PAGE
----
Grafton Residents to Cap Town Property Tax Revenue at Current Level
Grafton — A petition article on the March town meeting warrant essentially would cap town property tax revenue at its current level.
The tax cap article, which would forbid the town from increasing total property tax collections by more than $1 from one year to the next, will be the subject of a public hearing Wednesday at 6 p.m. in the town offices.
The article, if approved, would require the Budget Committee to recommend a budget without tax increases in perpetuity, or until voters overturn it.
“I think a tax cap would be good all across the board, for all forms of government,” said Brian Fellers, chairman of the town Planning Board and one of the signers of the petition. “I think there are ways to save money.”
Selectboard Chairman Stephen Darrow and Selectman Dave Rienzo defended the board’s handling of town finances.
“We spend the money we have frugally, and we stay within the budget each year,” Darrow said this week. “The budget increases have not been great.”
Both board members said the town portion of the tax rate has been relatively stable.
Darrow and Rienzo pointed to last year, when the town portion of the property tax rate increased five cents per $1,000 of assessed valuation. That translated into an annual tax bill increase of about $10 for a property assessed at $200,000.
“The last few years we have kept the local (town) expenditures down while the school portion has gone up,’ Rienzo said. “I think it is hard to make the argument that town spending is out of control.”
Jeremy Olson, who led the petition drive, acknowledged that while spending increases have been gradual, they have also been consistent.
“I wouldn’t say spending is out of control, but it is slowly rising each year and this would clamp down on that,” Olson said. “I do think they spend too much because we have seen it (the budget) go up steadily in the past few years.”
Olson, who made an unsuccessful bid as a Democrat for state representative in 2012 and is the former research director of the New Hampshire Liberty Alliance, and Fellers also agreed that the school portion of the property tax hits the hardest. Grafton is part of the Mascoma Valley Regional School District.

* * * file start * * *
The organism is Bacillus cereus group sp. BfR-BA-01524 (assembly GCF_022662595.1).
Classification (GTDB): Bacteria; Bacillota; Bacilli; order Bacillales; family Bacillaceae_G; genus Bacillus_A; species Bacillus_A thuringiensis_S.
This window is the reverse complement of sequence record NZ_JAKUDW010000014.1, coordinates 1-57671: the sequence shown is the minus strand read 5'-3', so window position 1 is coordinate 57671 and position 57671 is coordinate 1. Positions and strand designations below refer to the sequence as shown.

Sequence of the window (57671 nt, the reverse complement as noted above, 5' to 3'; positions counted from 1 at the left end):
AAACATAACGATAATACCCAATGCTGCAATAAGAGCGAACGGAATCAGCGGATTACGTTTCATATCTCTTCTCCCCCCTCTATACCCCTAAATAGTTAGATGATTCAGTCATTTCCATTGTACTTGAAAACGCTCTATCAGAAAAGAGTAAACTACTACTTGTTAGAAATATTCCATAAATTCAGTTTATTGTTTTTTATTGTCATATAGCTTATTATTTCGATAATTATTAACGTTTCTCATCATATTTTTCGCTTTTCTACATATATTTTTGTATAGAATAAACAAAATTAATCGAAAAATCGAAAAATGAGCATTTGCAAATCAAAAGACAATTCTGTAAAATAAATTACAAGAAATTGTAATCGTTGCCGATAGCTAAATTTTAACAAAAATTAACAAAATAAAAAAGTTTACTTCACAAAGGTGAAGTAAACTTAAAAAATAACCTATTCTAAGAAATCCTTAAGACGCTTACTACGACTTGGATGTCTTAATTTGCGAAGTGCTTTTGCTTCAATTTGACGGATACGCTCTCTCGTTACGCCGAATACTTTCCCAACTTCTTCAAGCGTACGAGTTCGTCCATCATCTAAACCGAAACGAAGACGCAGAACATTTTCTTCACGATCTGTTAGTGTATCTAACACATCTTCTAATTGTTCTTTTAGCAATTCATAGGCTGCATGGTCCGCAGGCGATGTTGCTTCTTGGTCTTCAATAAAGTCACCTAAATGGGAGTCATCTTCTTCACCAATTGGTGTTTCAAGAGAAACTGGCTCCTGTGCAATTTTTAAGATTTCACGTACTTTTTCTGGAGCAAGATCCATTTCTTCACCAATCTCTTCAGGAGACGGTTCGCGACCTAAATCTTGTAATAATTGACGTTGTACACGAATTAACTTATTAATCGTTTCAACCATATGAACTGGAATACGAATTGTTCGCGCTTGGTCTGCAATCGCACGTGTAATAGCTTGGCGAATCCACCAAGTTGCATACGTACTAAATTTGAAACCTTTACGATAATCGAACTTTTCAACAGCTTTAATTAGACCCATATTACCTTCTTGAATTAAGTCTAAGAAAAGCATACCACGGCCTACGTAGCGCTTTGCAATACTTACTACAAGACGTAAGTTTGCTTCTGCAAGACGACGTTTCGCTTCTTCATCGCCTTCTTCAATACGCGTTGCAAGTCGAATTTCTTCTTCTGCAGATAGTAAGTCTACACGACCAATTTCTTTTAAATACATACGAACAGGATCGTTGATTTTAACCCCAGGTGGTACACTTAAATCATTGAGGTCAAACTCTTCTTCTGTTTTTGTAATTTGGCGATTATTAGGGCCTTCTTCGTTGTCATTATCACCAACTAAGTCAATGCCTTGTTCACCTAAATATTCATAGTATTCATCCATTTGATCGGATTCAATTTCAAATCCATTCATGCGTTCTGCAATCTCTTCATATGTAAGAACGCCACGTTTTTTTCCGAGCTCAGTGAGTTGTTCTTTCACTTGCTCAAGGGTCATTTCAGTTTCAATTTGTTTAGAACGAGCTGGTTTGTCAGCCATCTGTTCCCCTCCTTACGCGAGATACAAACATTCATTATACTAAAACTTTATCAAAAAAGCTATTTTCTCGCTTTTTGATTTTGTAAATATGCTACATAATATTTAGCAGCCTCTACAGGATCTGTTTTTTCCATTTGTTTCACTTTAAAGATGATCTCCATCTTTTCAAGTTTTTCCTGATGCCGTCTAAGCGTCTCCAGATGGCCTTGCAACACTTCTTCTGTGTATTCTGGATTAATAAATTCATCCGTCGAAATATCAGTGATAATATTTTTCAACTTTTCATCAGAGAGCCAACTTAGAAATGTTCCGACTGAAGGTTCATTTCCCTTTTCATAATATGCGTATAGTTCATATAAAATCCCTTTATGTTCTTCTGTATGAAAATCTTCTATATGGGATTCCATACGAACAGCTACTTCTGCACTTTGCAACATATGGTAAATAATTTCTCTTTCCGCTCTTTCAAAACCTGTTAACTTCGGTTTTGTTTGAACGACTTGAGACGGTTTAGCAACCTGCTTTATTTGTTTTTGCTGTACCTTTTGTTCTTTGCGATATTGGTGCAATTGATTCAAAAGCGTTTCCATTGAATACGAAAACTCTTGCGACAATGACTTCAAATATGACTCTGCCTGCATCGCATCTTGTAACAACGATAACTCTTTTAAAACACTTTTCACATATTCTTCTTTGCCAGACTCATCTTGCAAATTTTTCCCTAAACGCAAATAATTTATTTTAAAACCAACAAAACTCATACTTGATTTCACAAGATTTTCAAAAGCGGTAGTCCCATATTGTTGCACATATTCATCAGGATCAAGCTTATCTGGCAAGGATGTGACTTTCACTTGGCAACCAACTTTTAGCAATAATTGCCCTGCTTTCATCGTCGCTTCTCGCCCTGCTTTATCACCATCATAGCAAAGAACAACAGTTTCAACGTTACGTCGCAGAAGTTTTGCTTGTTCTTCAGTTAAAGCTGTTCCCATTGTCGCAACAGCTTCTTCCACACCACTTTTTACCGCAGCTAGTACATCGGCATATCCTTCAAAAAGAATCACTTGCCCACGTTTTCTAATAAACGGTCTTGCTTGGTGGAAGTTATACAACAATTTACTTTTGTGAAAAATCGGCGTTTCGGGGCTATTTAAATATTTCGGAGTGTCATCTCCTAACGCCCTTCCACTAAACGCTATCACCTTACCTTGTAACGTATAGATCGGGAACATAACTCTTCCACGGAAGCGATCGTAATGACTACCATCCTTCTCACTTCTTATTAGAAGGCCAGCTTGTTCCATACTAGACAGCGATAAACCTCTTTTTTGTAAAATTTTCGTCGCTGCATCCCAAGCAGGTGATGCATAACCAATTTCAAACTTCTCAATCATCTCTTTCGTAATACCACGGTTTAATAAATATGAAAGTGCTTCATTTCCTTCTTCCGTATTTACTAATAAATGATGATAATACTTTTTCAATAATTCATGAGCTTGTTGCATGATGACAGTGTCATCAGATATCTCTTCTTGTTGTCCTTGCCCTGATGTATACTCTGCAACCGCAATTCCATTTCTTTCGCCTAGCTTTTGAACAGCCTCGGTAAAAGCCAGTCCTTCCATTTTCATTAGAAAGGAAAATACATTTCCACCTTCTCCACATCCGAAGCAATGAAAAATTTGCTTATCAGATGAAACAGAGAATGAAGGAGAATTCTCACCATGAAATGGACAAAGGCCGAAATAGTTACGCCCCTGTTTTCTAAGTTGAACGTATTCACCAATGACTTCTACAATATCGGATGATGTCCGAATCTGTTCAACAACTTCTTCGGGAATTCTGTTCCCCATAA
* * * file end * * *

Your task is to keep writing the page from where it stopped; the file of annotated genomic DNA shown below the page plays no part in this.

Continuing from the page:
“The school does the most damage to the town,” Fellers said, adding that a cap on town spending would have a marginal effect on property tax bills.
Olson would have preferred to put a tax cap article on the school district warrant, but he said he did not have enough time to collect the required 100 signatures.
The town tax cap article needed 25 signatures to make it on the warrant, and it requires a 60 percent majority to pass in March.
While a tax cap may sound enticing, it loses its allure when confronted with the realities of running a town, Rienzo said.
“I understand the appeal of a tax cap. It sounds good until you need a new fire truck, or police cruiser. The simple fact is it cost money to run a town and we try hard to keep spending under control.”
Olson doesn’t think a cap would hurt services.
“For a town of just, 1,340, we have the services we need,” he said.
Last year’s budget of $917,000 represented a 1 percent increase and the town property tax rate stands at $4.57 per $1,000 of assessed valuation.
The proposed budget that will be voted on in March is $954,500.
“It is hard to look down the road and see what expenses will occur, like when the next hurricane will be,” Rienzo said, making reference to 2011’s Tropical Storm Irene.
While the Federal Emergency Management Agency helped pay for repairs from flooding, the town incurred costs replacing three bridges, Rienzo said.
“Those things are hard to plan for,” he said.
Rienzo is not sure what voters may do with the article but he has not heard many complaints about town spending.
“I’ve not heard a tremendous amount of dissatisfaction from the public,” Rienzo said, “so I’m not sure if it will find a wide audience.”
Patrick O’Grady can be reached at email@example.com